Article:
Spectacular ‘Blue Tear’ Phenomenon Lights up East China Coastline

Blue Tear PhenomenonA beautiful natural scenery called the “blue tear” has appeared in the waters surrounding the county-level city of Changle in east China’s Fujian Province, attracting a wave of tourists and amateur photographers.

The phenomenon produces waves filled with a beaming blue light which roll majestically into the shore. As the waves get stronger, the light will spread into a bright flash on the coastline.

According to nearby residents, the spectacular scenery has lasted for four nights since it started on the evening of July 30. It usually appears between 21:00 to 22:00 in the evening, with August 1 and August 2 producing the most amazing and long-lasting “blue tear ” spectacle.

Similar cases have been recorded in the waters of the Pingtai and Lianjiang counties of Fuzhou city, according to the staff members in the Fujian Marine and Fishery Center. The previous testing results show that the event is caused by organisms called Noctiluca scintillans, commonly known as the ‘sea sparkle’.

“Noctiluca scintillans, itself, is very special. It will not shine when it is calm; but it will automatically produce the light when it is disturbed, similar with the florescence, it will appear luminous when disturbed,” said Zheng Fulai, the head of the Enviromental Protection department of Fujian Marine Environment and Fishery Resources.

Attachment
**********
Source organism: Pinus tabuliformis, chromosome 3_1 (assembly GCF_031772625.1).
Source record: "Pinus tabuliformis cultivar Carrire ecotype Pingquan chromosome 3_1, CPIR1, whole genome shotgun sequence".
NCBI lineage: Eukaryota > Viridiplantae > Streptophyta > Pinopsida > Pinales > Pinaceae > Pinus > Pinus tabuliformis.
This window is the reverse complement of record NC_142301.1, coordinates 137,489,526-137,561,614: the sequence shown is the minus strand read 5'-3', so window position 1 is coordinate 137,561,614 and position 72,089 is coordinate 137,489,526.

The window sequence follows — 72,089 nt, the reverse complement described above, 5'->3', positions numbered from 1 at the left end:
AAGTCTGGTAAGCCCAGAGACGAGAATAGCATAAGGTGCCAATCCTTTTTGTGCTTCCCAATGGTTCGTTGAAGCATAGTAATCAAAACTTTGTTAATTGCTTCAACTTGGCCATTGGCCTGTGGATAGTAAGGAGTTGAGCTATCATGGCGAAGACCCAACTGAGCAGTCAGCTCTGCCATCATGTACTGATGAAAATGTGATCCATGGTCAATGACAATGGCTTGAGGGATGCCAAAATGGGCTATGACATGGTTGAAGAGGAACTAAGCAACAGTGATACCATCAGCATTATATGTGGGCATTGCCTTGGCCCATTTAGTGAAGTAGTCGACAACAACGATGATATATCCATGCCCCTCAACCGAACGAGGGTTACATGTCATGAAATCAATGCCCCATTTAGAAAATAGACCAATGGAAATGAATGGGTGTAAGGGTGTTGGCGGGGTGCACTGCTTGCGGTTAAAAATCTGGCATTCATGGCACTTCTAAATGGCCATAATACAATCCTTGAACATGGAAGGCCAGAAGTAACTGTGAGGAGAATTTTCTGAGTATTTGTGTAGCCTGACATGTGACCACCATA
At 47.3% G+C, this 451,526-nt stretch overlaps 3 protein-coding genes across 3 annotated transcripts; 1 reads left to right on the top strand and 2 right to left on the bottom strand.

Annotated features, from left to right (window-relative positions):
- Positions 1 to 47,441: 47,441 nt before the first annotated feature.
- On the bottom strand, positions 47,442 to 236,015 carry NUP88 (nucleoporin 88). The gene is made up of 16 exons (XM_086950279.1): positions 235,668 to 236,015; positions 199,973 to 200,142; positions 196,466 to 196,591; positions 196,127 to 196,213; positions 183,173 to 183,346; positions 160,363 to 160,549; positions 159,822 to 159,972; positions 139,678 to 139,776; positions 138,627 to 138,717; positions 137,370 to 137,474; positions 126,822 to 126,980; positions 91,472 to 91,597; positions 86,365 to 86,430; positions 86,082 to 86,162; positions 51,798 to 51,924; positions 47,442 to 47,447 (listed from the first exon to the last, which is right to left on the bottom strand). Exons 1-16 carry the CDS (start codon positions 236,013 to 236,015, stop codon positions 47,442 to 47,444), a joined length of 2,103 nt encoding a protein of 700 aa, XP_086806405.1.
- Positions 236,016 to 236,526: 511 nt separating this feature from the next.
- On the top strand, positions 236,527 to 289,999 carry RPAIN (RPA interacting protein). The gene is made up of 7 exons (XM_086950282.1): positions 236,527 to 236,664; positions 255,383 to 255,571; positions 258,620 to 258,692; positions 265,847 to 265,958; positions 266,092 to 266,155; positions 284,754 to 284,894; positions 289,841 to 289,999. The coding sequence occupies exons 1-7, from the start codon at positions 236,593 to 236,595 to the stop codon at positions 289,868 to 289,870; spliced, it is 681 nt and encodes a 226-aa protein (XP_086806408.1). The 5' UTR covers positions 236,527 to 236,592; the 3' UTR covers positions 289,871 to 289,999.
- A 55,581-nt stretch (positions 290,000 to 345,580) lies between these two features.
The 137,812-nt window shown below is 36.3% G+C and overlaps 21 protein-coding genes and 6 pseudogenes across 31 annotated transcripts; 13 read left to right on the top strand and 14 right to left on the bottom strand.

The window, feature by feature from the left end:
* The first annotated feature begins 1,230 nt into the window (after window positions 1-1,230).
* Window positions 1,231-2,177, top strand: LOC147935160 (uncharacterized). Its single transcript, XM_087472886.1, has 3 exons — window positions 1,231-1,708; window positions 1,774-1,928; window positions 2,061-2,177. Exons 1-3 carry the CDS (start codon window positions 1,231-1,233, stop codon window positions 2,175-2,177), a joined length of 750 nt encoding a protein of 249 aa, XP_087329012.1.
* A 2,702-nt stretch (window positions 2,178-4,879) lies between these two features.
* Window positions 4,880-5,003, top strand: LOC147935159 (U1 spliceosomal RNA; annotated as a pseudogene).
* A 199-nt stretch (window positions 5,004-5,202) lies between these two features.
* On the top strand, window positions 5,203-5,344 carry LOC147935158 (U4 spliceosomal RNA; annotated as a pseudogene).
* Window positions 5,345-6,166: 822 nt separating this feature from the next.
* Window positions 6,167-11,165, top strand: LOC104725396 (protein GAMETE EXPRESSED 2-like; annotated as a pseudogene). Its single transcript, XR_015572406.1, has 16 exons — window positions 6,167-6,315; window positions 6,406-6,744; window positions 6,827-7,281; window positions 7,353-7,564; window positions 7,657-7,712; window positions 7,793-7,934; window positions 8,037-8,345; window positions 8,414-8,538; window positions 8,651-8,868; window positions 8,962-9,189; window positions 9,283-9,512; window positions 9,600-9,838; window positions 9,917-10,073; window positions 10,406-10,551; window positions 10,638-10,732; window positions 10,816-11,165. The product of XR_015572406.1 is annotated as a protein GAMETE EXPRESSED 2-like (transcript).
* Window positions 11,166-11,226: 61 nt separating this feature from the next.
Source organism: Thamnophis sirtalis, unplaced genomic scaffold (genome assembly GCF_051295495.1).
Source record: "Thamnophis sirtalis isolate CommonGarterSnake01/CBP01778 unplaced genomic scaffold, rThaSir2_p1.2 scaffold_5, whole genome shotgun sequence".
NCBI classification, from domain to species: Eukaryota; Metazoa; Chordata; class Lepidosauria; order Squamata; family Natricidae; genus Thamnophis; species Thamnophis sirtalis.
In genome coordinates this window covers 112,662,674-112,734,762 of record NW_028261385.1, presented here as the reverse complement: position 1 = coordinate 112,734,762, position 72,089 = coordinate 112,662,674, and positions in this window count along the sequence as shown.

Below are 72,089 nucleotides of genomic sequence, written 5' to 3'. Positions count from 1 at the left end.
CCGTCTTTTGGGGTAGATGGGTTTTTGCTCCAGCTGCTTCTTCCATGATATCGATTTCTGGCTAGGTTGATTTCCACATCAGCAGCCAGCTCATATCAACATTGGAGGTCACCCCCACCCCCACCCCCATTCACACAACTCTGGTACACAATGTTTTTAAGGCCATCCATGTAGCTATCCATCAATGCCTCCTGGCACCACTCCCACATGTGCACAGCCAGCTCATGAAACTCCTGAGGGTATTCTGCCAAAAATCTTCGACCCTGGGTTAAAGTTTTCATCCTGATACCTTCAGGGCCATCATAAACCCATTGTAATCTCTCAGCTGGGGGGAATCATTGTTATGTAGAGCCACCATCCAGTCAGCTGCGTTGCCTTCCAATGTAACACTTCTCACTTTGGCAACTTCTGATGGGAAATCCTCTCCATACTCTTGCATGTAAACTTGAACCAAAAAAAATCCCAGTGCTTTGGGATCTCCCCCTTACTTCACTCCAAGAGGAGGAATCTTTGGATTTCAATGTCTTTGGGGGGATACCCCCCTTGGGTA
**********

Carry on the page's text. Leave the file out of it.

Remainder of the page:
The Noctiluca scintillans is a species of dinoflagellate that is distributed in sea areas all over the world. It is the major algae that can cause the red tide phenomenon which may pose a threat to marine life.

Once large quantities of the algae gather to form a red tide, then the sea areas may turn into a pink or orange glow by morning. However, after conducting observation work and detection tests, staff members say the Changle area is not at risk due to the small density of Noctiluca Scintillans.

“Fujian Province has a high number of instances of the red tide phenomenon and it is one of the major coastal provinces of farming at sea. So we have to prevent the red tide. Each year, April to June is the high-incidence period of the red tide, so we will increase monitoring the red tide twice a week instead of twice a month during this time in accordance with the monitoring plan,” Zheng added.


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